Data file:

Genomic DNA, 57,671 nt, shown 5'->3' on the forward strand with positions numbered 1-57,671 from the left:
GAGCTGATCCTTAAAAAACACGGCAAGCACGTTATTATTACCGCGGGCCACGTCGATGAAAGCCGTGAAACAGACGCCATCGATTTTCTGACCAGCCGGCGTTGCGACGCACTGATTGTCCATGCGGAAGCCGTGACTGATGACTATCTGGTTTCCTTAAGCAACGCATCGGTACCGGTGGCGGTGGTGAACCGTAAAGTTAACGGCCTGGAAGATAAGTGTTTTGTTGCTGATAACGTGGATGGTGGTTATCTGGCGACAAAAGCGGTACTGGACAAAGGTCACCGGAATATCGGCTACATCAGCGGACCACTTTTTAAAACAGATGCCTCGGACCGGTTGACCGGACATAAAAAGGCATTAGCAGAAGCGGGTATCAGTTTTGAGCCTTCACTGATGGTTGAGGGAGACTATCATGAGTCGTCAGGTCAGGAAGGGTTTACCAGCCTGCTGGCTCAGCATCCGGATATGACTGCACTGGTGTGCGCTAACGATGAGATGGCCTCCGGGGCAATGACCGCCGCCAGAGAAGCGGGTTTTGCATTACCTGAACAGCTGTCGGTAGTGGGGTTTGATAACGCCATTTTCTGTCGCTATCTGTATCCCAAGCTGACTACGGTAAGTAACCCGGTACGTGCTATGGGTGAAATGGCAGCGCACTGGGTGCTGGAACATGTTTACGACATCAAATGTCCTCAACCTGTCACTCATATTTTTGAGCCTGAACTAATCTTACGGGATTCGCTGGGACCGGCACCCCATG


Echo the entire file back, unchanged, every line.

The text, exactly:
Genomic DNA, 57,671 nt, shown 5'->3' on the forward strand with positions numbered 1-57,671 from the left:
GAGCTGATCCTTAAAAAACACGGCAAGCACGTTATTATTACCGCGGGCCACGTCGATGAAAGCCGTGAAACAGACGCCATCGATTTTCTGACCAGCCGGCGTTGCGACGCACTGATTGTCCATGCGGAAGCCGTGACTGATGACTATCTGGTTTCCTTAAGCAACGCATCGGTACCGGTGGCGGTGGTGAACCGTAAAGTTAACGGCCTGGAAGATAAGTGTTTTGTTGCTGATAACGTGGATGGTGGTTATCTGGCGACAAAAGCGGTACTGGACAAAGGTCACCGGAATATCGGCTACATCAGCGGACCACTTTTTAAAACAGATGCCTCGGACCGGTTGACCGGACATAAAAAGGCATTAGCAGAAGCGGGTATCAGTTTTGAGCCTTCACTGATGGTTGAGGGAGACTATCATGAGTCGTCAGGTCAGGAAGGGTTTACCAGCCTGCTGGCTCAGCATCCGGATATGACTGCACTGGTGTGCGCTAACGATGAGATGGCCTCCGGGGCAATGACCGCCGCCAGAGAAGCGGGTTTTGCATTACCTGAACAGCTGTCGGTAGTGGGGTTTGATAACGCCATTTTCTGTCGCTATCTGTATCCCAAGCTGACTACGGTAAGTAACCCGGTACGTGCTATGGGTGAAATGGCAGCGCACTGGGTGCTGGAACATGTTTACGACATCAAATGTCCTCAACCTGTCACTCATATTTTTGAGCCTGAACTAATCTTACGGGATTCGCTGGGACCGGCACCCCATG